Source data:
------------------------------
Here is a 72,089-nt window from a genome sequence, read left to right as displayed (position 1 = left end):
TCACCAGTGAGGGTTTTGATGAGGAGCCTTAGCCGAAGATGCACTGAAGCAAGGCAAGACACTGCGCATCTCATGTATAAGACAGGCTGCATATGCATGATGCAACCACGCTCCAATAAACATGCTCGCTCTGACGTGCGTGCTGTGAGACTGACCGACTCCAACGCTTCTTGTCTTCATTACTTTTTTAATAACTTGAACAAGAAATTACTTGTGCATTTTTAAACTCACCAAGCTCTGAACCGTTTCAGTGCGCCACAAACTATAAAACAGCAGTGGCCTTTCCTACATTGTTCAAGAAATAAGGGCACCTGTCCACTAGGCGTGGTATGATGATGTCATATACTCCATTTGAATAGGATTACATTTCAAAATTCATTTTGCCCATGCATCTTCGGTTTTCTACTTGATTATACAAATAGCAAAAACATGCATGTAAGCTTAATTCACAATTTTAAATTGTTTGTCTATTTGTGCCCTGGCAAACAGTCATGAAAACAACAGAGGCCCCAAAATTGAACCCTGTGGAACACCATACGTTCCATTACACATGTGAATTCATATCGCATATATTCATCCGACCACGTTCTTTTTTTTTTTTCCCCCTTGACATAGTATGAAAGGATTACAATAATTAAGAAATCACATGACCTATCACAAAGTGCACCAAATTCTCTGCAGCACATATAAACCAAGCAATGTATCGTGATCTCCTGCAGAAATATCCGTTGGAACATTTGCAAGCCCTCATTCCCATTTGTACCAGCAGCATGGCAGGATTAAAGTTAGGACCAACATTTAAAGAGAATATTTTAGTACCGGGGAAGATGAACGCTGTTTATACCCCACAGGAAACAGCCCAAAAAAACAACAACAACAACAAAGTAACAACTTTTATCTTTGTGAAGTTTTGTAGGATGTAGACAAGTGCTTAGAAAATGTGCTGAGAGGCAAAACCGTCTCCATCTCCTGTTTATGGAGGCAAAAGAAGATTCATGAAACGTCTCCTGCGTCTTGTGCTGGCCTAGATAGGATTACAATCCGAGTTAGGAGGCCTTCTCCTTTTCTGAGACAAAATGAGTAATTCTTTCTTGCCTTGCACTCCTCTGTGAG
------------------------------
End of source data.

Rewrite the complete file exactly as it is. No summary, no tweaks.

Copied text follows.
Here is a 72,089-nt window from a genome sequence, read left to right as displayed (position 1 = left end):
TCACCAGTGAGGGTTTTGATGAGGAGCCTTAGCCGAAGATGCACTGAAGCAAGGCAAGACACTGCGCATCTCATGTATAAGACAGGCTGCATATGCATGATGCAACCACGCTCCAATAAACATGCTCGCTCTGACGTGCGTGCTGTGAGACTGACCGACTCCAACGCTTCTTGTCTTCATTACTTTTTTAATAACTTGAACAAGAAATTACTTGTGCATTTTTAAACTCACCAAGCTCTGAACCGTTTCAGTGCGCCACAAACTATAAAACAGCAGTGGCCTTTCCTACATTGTTCAAGAAATAAGGGCACCTGTCCACTAGGCGTGGTATGATGATGTCATATACTCCATTTGAATAGGATTACATTTCAAAATTCATTTTGCCCATGCATCTTCGGTTTTCTACTTGATTATACAAATAGCAAAAACATGCATGTAAGCTTAATTCACAATTTTAAATTGTTTGTCTATTTGTGCCCTGGCAAACAGTCATGAAAACAACAGAGGCCCCAAAATTGAACCCTGTGGAACACCATACGTTCCATTACACATGTGAATTCATATCGCATATATTCATCCGACCACGTTCTTTTTTTTTTTTCCCCCTTGACATAGTATGAAAGGATTACAATAATTAAGAAATCACATGACCTATCACAAAGTGCACCAAATTCTCTGCAGCACATATAAACCAAGCAATGTATCGTGATCTCCTGCAGAAATATCCGTTGGAACATTTGCAAGCCCTCATTCCCATTTGTACCAGCAGCATGGCAGGATTAAAGTTAGGACCAACATTTAAAGAGAATATTTTAGTACCGGGGAAGATGAACGCTGTTTATACCCCACAGGAAACAGCCCAAAAAAACAACAACAACAACAAAGTAACAACTTTTATCTTTGTGAAGTTTTGTAGGATGTAGACAAGTGCTTAGAAAATGTGCTGAGAGGCAAAACCGTCTCCATCTCCTGTTTATGGAGGCAAAAGAAGATTCATGAAACGTCTCCTGCGTCTTGTGCTGGCCTAGATAGGATTACAATCCGAGTTAGGAGGCCTTCTCCTTTTCTGAGACAAAATGAGTAATTCTTTCTTGCCTTGCACTCCTCTGTGAG